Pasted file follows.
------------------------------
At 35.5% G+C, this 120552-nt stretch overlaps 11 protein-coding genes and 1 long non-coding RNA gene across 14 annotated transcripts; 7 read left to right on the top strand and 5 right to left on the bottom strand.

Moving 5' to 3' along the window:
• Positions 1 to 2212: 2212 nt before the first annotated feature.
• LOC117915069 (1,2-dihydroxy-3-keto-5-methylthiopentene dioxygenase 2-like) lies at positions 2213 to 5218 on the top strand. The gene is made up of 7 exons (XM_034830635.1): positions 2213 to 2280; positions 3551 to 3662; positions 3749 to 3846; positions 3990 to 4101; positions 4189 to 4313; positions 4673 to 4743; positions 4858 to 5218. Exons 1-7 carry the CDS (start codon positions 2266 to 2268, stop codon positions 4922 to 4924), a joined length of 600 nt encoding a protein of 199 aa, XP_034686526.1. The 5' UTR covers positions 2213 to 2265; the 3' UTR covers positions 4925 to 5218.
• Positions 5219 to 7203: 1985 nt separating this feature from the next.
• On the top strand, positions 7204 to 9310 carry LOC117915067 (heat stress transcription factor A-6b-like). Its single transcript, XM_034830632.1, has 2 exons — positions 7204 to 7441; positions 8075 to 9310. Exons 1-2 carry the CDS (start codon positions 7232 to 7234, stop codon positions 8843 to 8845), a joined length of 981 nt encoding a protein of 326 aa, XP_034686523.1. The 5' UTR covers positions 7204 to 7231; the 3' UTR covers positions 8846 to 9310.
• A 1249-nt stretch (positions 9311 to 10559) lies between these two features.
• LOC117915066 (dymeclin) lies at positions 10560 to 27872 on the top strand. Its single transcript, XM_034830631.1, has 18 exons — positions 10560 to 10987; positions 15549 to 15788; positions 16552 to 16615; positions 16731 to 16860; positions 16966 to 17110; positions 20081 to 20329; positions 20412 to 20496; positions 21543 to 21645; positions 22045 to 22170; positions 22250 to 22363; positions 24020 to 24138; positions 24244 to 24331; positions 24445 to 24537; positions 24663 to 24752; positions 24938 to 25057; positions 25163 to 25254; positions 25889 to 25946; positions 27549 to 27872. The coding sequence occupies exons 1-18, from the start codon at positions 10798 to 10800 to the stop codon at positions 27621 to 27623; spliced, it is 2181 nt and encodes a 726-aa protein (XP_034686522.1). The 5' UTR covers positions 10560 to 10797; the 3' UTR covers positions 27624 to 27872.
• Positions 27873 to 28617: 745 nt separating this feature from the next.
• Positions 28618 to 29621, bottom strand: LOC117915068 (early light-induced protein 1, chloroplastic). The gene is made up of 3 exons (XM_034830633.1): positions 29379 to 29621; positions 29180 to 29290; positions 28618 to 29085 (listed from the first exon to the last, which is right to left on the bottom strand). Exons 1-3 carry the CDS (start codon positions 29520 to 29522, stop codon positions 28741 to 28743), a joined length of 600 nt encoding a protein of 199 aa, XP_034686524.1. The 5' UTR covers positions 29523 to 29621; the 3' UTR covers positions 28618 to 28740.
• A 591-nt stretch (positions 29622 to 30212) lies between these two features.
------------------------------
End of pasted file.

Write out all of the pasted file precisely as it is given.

At 35.5% G+C, this 120552-nt stretch overlaps 11 protein-coding genes and 1 long non-coding RNA gene across 14 annotated transcripts; 7 read left to right on the top strand and 5 right to left on the bottom strand.

Moving 5' to 3' along the window:
• Positions 1 to 2212: 2212 nt before the first annotated feature.
• LOC117915069 (1,2-dihydroxy-3-keto-5-methylthiopentene dioxygenase 2-like) lies at positions 2213 to 5218 on the top strand. The gene is made up of 7 exons (XM_034830635.1): positions 2213 to 2280; positions 3551 to 3662; positions 3749 to 3846; positions 3990 to 4101; positions 4189 to 4313; positions 4673 to 4743; positions 4858 to 5218. Exons 1-7 carry the CDS (start codon positions 2266 to 2268, stop codon positions 4922 to 4924), a joined length of 600 nt encoding a protein of 199 aa, XP_034686526.1. The 5' UTR covers positions 2213 to 2265; the 3' UTR covers positions 4925 to 5218.
• Positions 5219 to 7203: 1985 nt separating this feature from the next.
• On the top strand, positions 7204 to 9310 carry LOC117915067 (heat stress transcription factor A-6b-like). Its single transcript, XM_034830632.1, has 2 exons — positions 7204 to 7441; positions 8075 to 9310. Exons 1-2 carry the CDS (start codon positions 7232 to 7234, stop codon positions 8843 to 8845), a joined length of 981 nt encoding a protein of 326 aa, XP_034686523.1. The 5' UTR covers positions 7204 to 7231; the 3' UTR covers positions 8846 to 9310.
• A 1249-nt stretch (positions 9311 to 10559) lies between these two features.
• LOC117915066 (dymeclin) lies at positions 10560 to 27872 on the top strand. Its single transcript, XM_034830631.1, has 18 exons — positions 10560 to 10987; positions 15549 to 15788; positions 16552 to 16615; positions 16731 to 16860; positions 16966 to 17110; positions 20081 to 20329; positions 20412 to 20496; positions 21543 to 21645; positions 22045 to 22170; positions 22250 to 22363; positions 24020 to 24138; positions 24244 to 24331; positions 24445 to 24537; positions 24663 to 24752; positions 24938 to 25057; positions 25163 to 25254; positions 25889 to 25946; positions 27549 to 27872. The coding sequence occupies exons 1-18, from the start codon at positions 10798 to 10800 to the stop codon at positions 27621 to 27623; spliced, it is 2181 nt and encodes a 726-aa protein (XP_034686522.1). The 5' UTR covers positions 10560 to 10797; the 3' UTR covers positions 27624 to 27872.
• Positions 27873 to 28617: 745 nt separating this feature from the next.
• Positions 28618 to 29621, bottom strand: LOC117915068 (early light-induced protein 1, chloroplastic). The gene is made up of 3 exons (XM_034830633.1): positions 29379 to 29621; positions 29180 to 29290; positions 28618 to 29085 (listed from the first exon to the last, which is right to left on the bottom strand). Exons 1-3 carry the CDS (start codon positions 29520 to 29522, stop codon positions 28741 to 28743), a joined length of 600 nt encoding a protein of 199 aa, XP_034686524.1. The 5' UTR covers positions 29523 to 29621; the 3' UTR covers positions 28618 to 28740.
• A 591-nt stretch (positions 29622 to 30212) lies between these two features.